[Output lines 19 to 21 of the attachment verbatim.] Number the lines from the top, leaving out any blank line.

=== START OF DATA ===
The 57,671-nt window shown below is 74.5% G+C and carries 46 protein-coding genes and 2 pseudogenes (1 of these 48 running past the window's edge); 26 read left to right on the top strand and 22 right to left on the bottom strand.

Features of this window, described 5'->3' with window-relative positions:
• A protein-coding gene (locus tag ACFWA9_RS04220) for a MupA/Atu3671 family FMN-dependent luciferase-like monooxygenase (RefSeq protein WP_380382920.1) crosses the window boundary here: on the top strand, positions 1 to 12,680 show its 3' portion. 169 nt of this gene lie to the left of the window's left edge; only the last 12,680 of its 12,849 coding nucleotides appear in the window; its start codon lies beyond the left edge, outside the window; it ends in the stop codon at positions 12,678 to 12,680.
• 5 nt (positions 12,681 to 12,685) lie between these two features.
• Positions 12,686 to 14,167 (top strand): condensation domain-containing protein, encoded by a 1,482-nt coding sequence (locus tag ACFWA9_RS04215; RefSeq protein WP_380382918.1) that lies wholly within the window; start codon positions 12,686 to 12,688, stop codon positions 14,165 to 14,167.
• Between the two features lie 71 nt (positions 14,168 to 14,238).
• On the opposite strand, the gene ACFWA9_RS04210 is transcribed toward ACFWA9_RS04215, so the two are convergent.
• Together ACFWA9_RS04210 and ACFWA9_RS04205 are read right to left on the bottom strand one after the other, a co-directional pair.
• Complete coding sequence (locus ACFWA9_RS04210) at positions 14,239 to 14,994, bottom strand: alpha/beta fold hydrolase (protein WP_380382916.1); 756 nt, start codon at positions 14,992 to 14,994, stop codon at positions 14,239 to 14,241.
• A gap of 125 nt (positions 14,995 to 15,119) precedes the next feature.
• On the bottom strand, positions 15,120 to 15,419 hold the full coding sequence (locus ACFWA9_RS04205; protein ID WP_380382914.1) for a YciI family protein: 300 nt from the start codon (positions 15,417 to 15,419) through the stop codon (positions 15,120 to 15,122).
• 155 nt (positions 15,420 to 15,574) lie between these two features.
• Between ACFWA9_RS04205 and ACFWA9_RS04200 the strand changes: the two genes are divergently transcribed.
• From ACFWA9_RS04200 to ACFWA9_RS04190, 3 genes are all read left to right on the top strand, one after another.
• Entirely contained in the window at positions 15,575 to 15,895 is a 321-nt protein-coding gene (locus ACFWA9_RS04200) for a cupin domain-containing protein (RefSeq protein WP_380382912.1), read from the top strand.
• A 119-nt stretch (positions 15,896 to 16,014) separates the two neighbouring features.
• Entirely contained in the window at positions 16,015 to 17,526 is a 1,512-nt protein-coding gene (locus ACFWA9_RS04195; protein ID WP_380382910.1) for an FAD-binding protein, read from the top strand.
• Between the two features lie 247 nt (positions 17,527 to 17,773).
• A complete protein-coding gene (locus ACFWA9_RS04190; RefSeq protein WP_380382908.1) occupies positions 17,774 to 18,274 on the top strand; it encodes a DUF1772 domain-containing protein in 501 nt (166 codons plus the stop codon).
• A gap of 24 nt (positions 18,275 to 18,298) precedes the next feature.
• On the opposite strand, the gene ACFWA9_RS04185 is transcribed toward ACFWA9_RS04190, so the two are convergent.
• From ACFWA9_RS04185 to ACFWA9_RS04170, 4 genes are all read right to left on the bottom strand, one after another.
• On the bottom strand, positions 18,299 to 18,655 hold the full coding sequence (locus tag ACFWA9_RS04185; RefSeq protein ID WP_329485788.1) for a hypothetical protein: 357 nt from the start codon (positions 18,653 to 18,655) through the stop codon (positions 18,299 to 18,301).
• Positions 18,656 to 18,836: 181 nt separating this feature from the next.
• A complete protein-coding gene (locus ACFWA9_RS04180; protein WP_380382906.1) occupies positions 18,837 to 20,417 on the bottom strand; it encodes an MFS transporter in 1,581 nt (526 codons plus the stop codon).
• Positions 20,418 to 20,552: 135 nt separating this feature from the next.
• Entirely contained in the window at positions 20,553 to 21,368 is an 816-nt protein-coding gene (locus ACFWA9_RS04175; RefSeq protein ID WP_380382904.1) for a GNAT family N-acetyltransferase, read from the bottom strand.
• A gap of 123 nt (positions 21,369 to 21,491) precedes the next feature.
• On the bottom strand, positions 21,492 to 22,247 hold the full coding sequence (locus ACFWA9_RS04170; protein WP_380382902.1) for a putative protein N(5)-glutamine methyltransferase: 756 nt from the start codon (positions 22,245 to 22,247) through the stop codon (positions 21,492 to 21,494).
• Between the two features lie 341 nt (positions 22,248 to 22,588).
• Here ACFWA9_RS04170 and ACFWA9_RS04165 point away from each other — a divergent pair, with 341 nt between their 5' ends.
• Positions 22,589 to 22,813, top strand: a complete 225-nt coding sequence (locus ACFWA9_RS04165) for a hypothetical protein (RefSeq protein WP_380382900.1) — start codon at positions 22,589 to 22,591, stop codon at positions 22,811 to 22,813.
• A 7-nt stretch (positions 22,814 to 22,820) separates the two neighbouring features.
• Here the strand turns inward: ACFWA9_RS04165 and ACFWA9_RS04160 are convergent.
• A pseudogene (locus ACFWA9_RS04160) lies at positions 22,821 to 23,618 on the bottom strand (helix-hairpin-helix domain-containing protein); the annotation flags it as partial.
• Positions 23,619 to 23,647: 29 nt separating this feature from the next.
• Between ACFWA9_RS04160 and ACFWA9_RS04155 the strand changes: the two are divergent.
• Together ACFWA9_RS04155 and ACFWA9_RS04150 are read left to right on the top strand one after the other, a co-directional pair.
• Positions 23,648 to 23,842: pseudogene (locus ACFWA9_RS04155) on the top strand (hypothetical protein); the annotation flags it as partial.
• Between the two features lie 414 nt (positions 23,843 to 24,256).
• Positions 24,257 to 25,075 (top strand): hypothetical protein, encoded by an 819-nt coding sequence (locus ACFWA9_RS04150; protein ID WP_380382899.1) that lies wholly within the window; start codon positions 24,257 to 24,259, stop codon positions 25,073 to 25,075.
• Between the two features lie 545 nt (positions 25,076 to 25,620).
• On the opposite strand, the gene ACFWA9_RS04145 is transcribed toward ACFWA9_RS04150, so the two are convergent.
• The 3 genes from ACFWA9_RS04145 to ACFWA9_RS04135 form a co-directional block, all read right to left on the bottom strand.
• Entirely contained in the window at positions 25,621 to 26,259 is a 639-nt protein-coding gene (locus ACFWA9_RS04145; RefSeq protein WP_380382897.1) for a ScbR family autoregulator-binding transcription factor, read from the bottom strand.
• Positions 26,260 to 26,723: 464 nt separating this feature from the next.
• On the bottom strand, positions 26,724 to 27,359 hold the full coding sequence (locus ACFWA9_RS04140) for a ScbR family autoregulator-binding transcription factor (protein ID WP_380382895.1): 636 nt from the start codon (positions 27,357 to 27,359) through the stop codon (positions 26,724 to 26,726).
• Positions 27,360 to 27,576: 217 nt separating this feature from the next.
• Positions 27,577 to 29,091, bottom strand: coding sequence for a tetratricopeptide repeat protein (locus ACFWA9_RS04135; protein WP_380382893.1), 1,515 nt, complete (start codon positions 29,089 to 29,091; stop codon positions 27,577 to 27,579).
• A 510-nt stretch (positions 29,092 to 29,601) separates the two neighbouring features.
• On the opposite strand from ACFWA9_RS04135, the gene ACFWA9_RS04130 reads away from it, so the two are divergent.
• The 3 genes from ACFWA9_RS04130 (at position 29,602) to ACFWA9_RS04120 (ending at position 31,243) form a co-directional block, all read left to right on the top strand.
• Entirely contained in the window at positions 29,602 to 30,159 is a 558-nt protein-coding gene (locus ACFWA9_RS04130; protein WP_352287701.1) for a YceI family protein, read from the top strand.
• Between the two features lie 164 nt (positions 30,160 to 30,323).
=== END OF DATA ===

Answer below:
• A complete protein-coding gene (locus ACFWA9_RS04190; RefSeq protein WP_380382908.1) occupies positions 17,774 to 18,274 on the top strand; it encodes a DUF1772 domain-containing protein in 501 nt (166 codons plus the stop codon).
• A gap of 24 nt (positions 18,275 to 18,298) precedes the next feature.
• On the opposite strand, the gene ACFWA9_RS04185 is transcribed toward ACFWA9_RS04190, so the two are convergent.